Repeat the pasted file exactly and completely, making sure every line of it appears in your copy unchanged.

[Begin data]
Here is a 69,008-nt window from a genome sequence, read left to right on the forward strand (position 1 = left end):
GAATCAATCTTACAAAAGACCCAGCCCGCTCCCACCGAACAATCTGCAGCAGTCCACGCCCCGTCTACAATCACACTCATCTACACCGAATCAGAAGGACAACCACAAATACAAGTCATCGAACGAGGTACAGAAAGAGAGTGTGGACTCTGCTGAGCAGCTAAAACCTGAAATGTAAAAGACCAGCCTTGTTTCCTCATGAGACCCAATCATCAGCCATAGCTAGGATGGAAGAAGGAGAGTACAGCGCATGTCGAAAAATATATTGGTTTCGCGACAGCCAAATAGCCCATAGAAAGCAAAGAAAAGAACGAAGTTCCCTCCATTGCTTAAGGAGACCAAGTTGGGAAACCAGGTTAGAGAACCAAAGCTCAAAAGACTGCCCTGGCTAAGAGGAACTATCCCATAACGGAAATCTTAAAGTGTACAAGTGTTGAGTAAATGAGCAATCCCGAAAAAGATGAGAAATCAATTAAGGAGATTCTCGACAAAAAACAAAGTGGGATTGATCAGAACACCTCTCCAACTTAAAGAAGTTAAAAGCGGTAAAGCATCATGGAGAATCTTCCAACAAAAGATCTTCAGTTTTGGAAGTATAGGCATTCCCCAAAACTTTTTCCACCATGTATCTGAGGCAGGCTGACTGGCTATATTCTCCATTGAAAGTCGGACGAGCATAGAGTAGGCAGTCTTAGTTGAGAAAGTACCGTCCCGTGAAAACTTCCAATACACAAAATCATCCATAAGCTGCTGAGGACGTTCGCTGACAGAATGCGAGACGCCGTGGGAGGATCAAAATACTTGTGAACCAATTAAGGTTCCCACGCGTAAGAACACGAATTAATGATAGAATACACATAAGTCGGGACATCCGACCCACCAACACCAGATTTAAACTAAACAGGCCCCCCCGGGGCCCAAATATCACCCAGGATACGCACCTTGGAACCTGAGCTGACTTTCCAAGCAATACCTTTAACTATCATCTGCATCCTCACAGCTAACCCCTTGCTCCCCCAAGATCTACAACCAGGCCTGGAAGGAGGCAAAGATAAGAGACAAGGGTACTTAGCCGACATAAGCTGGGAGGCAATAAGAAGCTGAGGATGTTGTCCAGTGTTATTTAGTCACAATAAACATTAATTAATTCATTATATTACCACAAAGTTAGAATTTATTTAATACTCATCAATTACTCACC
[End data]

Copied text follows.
Here is a 69,008-nt window from a genome sequence, read left to right on the forward strand (position 1 = left end):
GAATCAATCTTACAAAAGACCCAGCCCGCTCCCACCGAACAATCTGCAGCAGTCCACGCCCCGTCTACAATCACACTCATCTACACCGAATCAGAAGGACAACCACAAATACAAGTCATCGAACGAGGTACAGAAAGAGAGTGTGGACTCTGCTGAGCAGCTAAAACCTGAAATGTAAAAGACCAGCCTTGTTTCCTCATGAGACCCAATCATCAGCCATAGCTAGGATGGAAGAAGGAGAGTACAGCGCATGTCGAAAAATATATTGGTTTCGCGACAGCCAAATAGCCCATAGAAAGCAAAGAAAAGAACGAAGTTCCCTCCATTGCTTAAGGAGACCAAGTTGGGAAACCAGGTTAGAGAACCAAAGCTCAAAAGACTGCCCTGGCTAAGAGGAACTATCCCATAACGGAAATCTTAAAGTGTACAAGTGTTGAGTAAATGAGCAATCCCGAAAAAGATGAGAAATCAATTAAGGAGATTCTCGACAAAAAACAAAGTGGGATTGATCAGAACACCTCTCCAACTTAAAGAAGTTAAAAGCGGTAAAGCATCATGGAGAATCTTCCAACAAAAGATCTTCAGTTTTGGAAGTATAGGCATTCCCCAAAACTTTTTCCACCATGTATCTGAGGCAGGCTGACTGGCTATATTCTCCATTGAAAGTCGGACGAGCATAGAGTAGGCAGTCTTAGTTGAGAAAGTACCGTCCCGTGAAAACTTCCAATACACAAAATCATCCATAAGCTGCTGAGGACGTTCGCTGACAGAATGCGAGACGCCGTGGGAGGATCAAAATACTTGTGAACCAATTAAGGTTCCCACGCGTAAGAACACGAATTAATGATAGAATACACATAAGTCGGGACATCCGACCCACCAACACCAGATTTAAACTAAACAGGCCCCCCCGGGGCCCAAATATCACCCAGGATACGCACCTTGGAACCTGAGCTGACTTTCCAAGCAATACCTTTAACTATCATCTGCATCCTCACAGCTAACCCCTTGCTCCCCCAAGATCTACAACCAGGCCTGGAAGGAGGCAAAGATAAGAGACAAGGGTACTTAGCCGACATAAGCTGGGAGGCAATAAGAAGCTGAGGATGTTGTCCAGTGTTATTTAGTCACAATAAACATTAATTAATTCATTATATTACCACAAAGTTAGAATTTATTTAATACTCATCAATTACTCACC